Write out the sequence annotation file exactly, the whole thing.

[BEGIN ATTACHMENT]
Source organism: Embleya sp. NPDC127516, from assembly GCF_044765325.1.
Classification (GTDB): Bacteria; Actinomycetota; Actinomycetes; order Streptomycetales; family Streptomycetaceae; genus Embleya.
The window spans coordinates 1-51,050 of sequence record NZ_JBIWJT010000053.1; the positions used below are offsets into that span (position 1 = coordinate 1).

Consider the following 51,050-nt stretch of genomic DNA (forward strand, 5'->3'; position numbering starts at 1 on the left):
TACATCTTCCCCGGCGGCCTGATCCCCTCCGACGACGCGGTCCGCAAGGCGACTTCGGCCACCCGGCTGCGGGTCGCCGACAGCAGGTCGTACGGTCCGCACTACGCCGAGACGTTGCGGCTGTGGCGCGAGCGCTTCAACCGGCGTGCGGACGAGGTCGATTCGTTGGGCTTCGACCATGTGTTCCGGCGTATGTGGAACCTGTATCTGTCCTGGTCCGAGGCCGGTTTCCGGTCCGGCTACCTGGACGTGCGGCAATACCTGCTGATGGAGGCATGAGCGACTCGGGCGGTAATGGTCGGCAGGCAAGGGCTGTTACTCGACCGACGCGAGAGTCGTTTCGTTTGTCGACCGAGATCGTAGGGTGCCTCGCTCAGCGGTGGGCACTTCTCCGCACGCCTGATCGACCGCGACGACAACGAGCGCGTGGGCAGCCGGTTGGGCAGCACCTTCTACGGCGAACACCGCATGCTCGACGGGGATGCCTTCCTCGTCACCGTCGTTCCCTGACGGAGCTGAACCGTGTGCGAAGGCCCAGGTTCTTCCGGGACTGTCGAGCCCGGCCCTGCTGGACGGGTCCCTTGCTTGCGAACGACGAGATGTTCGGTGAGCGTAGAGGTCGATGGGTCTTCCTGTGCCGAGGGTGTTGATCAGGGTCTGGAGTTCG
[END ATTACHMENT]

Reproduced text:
Source organism: Embleya sp. NPDC127516, from assembly GCF_044765325.1.
Classification (GTDB): Bacteria; Actinomycetota; Actinomycetes; order Streptomycetales; family Streptomycetaceae; genus Embleya.
The window spans coordinates 1-51,050 of sequence record NZ_JBIWJT010000053.1; the positions used below are offsets into that span (position 1 = coordinate 1).

Consider the following 51,050-nt stretch of genomic DNA (forward strand, 5'->3'; position numbering starts at 1 on the left):
TACATCTTCCCCGGCGGCCTGATCCCCTCCGACGACGCGGTCCGCAAGGCGACTTCGGCCACCCGGCTGCGGGTCGCCGACAGCAGGTCGTACGGTCCGCACTACGCCGAGACGTTGCGGCTGTGGCGCGAGCGCTTCAACCGGCGTGCGGACGAGGTCGATTCGTTGGGCTTCGACCATGTGTTCCGGCGTATGTGGAACCTGTATCTGTCCTGGTCCGAGGCCGGTTTCCGGTCCGGCTACCTGGACGTGCGGCAATACCTGCTGATGGAGGCATGAGCGACTCGGGCGGTAATGGTCGGCAGGCAAGGGCTGTTACTCGACCGACGCGAGAGTCGTTTCGTTTGTCGACCGAGATCGTAGGGTGCCTCGCTCAGCGGTGGGCACTTCTCCGCACGCCTGATCGACCGCGACGACAACGAGCGCGTGGGCAGCCGGTTGGGCAGCACCTTCTACGGCGAACACCGCATGCTCGACGGGGATGCCTTCCTCGTCACCGTCGTTCCCTGACGGAGCTGAACCGTGTGCGAAGGCCCAGGTTCTTCCGGGACTGTCGAGCCCGGCCCTGCTGGACGGGTCCCTTGCTTGCGAACGACGAGATGTTCGGTGAGCGTAGAGGTCGATGGGTCTTCCTGTGCCGAGGGTGTTGATCAGGGTCTGGAGTTCG